How to have a positive Co-working experience as a digital nomad


Digital nomad

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With a growing industry of digital nomads, self-employed freelancers and those switching from an office environment to working from home permanently, many are enjoying the new flexibility of being able to choose where and when they work and in what kind of environment.

As a creative freelancer myself, who can work from anywhere that has a fast internet connection, I wanted to share some insight to my experiences of trying out different working environments. I've worked from coffee shops, libraries, hotels and backpackers while travelling and co-working hubs in my local city, I also have a home office. For those who travel and work Nomadic Matt offers up some great digital nomad tips. I found each has its pros and drawbacks, which I will share in this post.

Which working environment is best for a digital nomad?

1. The Coffeeshop 

Nearly all coffee shops have free fast wifi and while this is good for checking email or just touching base with clients, coffee shops in general are not a great option for anything that is going to take longer than an hour. Firstly you will need to purchase food and drink and secondly, I've seen a rise in coffee shops limiting laptop use to 1hr to prevent people sitting for hours on end while spending very little, which is fair. It's also not the most social atmosphere if you are looking to bounce ideas off other creatives.

2. Local Libraries

Council-run libraries in the UK all have free-to-use fast internet (well at least 95% do) and most will have desks and plugs you can use. There is usually no time limit and it's a great free option although can be lacking in terms of social connections or creativity. Also you need to be aware of being on a shared server which can pose security issues for things like mobile banking and libraries may also block certain websites. 

3. Home Office 

Now I love my home office but sometimes I find I can start to lack motivation or inspiration day in and day out and connecting with other creatives can be really helpful at times so there are definitely some drawbacks to working solely from home. 

4. Co-working hubs

Personally, I think every digital nomad should give a co-working hub a go at some point, you don't need to use them all the time but it can be a boost socially and creatively being around others who work in similar industries. Also many are now offering more flexible approaches and you can often get a hot desk on a daily basis and don't have to lock into longer-term or monthly contracts. If you do your research and look around you will also be able to find a variety of options to suit your budget depending on facilities, space and how many days a week you want to use it. 

digital nomad

With every situation, including co-working, you need to create some kind of routine to get the most out of it. Here are some tips on having a positive experience while using a co-working hub

1. Have a daily to-do list

It can be easy to become distracted in a co-working space so ensure you find a quiet desk and consider using headphones to zone out any unwanted noise and and have a clear to-do list for the day with tasks you want to complete.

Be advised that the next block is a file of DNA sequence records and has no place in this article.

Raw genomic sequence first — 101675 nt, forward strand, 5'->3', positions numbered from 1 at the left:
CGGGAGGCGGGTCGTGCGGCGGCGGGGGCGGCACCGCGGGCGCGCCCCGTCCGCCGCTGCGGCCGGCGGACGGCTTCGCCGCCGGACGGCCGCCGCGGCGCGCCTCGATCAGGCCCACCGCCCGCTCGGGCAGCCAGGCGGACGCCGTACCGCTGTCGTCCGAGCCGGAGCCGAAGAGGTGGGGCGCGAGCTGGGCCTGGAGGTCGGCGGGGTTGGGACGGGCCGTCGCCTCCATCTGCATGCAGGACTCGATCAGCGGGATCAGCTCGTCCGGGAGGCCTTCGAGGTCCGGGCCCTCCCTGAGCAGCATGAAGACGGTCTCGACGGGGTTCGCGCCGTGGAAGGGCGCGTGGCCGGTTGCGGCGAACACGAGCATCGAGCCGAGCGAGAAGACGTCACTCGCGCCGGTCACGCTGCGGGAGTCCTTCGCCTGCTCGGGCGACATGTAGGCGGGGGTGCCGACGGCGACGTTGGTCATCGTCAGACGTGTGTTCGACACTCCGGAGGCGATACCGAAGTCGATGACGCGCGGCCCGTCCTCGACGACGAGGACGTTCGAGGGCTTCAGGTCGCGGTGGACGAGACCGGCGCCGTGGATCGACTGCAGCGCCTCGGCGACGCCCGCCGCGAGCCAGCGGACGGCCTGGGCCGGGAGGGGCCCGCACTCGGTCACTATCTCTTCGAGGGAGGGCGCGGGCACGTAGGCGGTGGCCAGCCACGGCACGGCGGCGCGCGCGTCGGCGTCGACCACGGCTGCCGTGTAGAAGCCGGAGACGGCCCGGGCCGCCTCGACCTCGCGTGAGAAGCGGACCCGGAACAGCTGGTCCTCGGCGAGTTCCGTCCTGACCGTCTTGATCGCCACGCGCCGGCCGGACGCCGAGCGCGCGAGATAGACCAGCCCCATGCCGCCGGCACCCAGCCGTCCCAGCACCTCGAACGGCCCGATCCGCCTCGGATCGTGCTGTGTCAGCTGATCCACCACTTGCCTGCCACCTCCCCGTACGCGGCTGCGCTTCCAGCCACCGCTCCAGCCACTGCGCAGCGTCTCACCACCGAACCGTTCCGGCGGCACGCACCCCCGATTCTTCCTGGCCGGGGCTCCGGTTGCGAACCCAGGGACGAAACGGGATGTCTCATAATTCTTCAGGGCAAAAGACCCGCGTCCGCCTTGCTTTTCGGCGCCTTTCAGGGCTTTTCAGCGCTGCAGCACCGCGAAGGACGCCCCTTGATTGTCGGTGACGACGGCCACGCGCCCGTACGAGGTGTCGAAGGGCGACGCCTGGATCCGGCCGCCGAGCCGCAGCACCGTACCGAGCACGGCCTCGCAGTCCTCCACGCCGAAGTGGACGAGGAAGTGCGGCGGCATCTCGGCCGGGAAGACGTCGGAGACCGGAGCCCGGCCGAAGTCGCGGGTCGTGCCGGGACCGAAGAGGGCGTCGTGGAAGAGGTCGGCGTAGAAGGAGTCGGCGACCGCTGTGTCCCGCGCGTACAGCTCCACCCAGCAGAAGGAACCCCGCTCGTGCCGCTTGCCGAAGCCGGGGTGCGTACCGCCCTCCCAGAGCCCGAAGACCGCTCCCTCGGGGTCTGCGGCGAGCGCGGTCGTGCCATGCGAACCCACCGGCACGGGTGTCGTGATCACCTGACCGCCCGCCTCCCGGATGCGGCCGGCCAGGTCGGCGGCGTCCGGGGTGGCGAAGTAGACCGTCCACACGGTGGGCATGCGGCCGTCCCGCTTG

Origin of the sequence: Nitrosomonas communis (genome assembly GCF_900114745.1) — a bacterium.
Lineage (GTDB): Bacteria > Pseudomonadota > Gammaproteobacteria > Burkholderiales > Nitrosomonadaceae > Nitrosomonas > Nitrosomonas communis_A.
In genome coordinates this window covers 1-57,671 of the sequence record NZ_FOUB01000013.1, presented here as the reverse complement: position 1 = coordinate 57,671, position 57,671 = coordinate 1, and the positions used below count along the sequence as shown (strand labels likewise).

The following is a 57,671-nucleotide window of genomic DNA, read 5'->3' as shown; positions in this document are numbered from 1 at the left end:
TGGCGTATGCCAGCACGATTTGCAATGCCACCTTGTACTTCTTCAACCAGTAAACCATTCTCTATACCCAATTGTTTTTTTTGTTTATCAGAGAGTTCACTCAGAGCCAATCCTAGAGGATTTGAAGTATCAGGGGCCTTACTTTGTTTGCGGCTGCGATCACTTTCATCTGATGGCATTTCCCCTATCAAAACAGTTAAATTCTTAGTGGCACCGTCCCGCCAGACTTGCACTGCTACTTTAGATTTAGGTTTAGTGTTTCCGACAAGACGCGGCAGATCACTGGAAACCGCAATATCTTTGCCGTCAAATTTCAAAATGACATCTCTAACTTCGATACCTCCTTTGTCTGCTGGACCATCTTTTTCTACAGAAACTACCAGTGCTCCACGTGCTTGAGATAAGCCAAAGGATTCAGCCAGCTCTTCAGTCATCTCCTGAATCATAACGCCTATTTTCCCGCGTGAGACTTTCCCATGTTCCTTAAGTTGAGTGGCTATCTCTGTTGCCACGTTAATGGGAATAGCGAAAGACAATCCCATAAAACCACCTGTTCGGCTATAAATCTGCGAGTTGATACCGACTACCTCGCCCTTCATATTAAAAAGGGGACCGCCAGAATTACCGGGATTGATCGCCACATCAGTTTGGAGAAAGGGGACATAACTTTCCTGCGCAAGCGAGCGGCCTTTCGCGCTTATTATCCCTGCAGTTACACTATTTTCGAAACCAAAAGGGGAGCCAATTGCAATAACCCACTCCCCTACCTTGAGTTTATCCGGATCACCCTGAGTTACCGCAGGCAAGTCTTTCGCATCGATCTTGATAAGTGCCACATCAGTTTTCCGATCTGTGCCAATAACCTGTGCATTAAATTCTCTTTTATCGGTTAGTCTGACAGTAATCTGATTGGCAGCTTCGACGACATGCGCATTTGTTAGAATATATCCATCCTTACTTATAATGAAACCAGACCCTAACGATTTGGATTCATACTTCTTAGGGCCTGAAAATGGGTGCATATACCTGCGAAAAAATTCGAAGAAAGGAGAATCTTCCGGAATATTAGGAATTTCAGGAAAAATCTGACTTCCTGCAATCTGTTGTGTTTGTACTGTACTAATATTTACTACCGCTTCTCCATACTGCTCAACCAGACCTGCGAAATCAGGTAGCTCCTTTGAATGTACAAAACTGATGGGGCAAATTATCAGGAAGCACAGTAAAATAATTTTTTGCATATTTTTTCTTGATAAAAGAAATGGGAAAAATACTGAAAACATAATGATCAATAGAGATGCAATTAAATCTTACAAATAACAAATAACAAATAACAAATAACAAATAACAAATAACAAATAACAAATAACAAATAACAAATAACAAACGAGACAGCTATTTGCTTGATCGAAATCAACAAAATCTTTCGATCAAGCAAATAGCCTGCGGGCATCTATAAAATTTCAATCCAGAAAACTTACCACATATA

2. Take regular breaks

It's important to step away from your laptop or phone regularly, even if it's just for a few minutes to help you both physically and mentally recharge, doing this can help improve your well-being and productivity. Also, go for a short walk or grab a coffee and connect with others throughout the day when you feel like you're hitting a slump. 

3. Connect with others during your breaks

Co-working hubs are great spaces to meet other like-minded digital nomads and freelancers although you do need to put a little effort in to get the most out of it. In most co-working spaces they will have a social area where people can share ideas, grab a bite to eat and enjoy social interactions with others, something you won't get when working from home. 

4. Be a conscientious co-worker

Co-working spaces are just that, sharing and working in a space together, so make sure to tidy up after yourself, keep your space clean and be aware of others around you. Help to create a positive atmosphere while being kind to your other co-workers.  

5. Don't go into a co-working space if you are unwell. 

There are lots of viruses going around, from colds and flu to stomach bugs, so please be aware of your fellow digital nomads and do not go into a shared space if you are not feeling well. Some hubs may offer some form of rapid testing and in other places such as in Oregon, it is legal for employers to conduct drug screening as part of the hiring process so they may have stricter rules in co-working spaces depending on the area and country, needless to say if you feel you are coming down with something but don't count on it, always best to stay at home until you are feeling fully well again before heading into a shared working space. 

6. Take snacks and stay hydrated

A lot of co-working hubs will have some kind of small kitchen space and coffee machine at a minimum, so may even have a small cafe on site but always ensure to bring along plenty of snacks and water to keep you going throughout the day and to prevent a midday slump. 

If you are a digital nomad or freelancer or someone just switching to working at home full time then I hope you found this useful. The main thing is to be flexible, try new things and look for a routine or setup that works for you. 

1 comment:

  1. Really helpful tips as I'm moving into remote working and will be trying a co-working hub this week

    Jess x


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